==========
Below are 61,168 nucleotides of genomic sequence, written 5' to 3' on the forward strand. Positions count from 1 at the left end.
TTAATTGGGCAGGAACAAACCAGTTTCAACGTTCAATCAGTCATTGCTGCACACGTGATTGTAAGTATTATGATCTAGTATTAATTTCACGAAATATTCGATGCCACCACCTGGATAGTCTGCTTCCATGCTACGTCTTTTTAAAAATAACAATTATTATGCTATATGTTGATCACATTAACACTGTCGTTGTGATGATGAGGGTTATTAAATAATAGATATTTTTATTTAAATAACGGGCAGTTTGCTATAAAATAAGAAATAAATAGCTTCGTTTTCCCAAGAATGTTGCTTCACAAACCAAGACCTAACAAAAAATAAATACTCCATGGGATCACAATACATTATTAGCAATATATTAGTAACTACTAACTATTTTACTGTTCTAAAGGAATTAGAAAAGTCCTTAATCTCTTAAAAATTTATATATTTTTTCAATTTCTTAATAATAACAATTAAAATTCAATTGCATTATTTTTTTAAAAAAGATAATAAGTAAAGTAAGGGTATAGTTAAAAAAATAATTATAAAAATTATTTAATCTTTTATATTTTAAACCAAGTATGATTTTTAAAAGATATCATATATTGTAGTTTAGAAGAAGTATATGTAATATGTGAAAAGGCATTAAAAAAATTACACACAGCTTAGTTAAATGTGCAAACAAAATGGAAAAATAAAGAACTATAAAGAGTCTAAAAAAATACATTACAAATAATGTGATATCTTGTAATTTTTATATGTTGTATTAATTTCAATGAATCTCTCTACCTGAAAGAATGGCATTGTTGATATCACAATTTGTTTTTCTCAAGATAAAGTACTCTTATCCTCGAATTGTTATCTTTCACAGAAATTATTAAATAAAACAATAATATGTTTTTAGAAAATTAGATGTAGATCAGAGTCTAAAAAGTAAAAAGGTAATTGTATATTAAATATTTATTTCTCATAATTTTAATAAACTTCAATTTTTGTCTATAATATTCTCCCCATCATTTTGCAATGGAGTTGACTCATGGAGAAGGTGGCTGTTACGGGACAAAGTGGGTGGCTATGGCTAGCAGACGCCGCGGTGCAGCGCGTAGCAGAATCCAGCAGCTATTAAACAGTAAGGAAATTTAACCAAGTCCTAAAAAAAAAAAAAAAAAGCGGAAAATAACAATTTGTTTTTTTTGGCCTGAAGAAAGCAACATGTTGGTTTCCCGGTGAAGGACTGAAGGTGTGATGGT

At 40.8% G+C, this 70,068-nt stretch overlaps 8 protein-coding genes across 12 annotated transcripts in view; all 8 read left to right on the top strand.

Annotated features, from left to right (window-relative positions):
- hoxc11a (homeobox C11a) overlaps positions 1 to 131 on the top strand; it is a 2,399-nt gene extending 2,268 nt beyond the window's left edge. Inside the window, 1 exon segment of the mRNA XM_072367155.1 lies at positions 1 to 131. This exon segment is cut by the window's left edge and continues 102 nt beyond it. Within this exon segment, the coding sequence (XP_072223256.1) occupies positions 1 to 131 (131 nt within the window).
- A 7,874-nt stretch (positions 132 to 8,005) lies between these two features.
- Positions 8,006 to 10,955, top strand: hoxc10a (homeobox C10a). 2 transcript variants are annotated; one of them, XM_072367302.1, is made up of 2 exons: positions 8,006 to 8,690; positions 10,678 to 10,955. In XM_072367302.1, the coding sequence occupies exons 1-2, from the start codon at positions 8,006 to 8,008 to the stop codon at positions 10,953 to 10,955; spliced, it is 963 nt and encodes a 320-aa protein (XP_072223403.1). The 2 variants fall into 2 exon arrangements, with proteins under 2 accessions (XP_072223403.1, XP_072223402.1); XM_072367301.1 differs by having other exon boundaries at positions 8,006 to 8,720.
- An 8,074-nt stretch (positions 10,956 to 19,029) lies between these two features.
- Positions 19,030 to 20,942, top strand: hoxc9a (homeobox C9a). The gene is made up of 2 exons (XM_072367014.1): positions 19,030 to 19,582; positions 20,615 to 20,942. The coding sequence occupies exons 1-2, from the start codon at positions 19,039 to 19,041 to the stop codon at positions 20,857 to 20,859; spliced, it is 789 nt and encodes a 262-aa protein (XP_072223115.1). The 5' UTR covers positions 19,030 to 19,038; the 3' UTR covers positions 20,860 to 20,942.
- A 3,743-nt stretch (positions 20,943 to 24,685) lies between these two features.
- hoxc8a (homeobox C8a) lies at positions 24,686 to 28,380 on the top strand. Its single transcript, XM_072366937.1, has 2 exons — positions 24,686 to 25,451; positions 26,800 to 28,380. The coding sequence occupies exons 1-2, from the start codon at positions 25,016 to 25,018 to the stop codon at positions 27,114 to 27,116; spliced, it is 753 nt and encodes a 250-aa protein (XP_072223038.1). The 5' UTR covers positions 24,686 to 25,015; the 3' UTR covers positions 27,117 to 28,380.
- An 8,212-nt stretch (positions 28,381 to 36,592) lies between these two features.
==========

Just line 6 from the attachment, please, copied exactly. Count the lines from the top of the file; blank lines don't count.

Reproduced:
- A 7,874-nt stretch (positions 132 to 8,005) lies between these two features.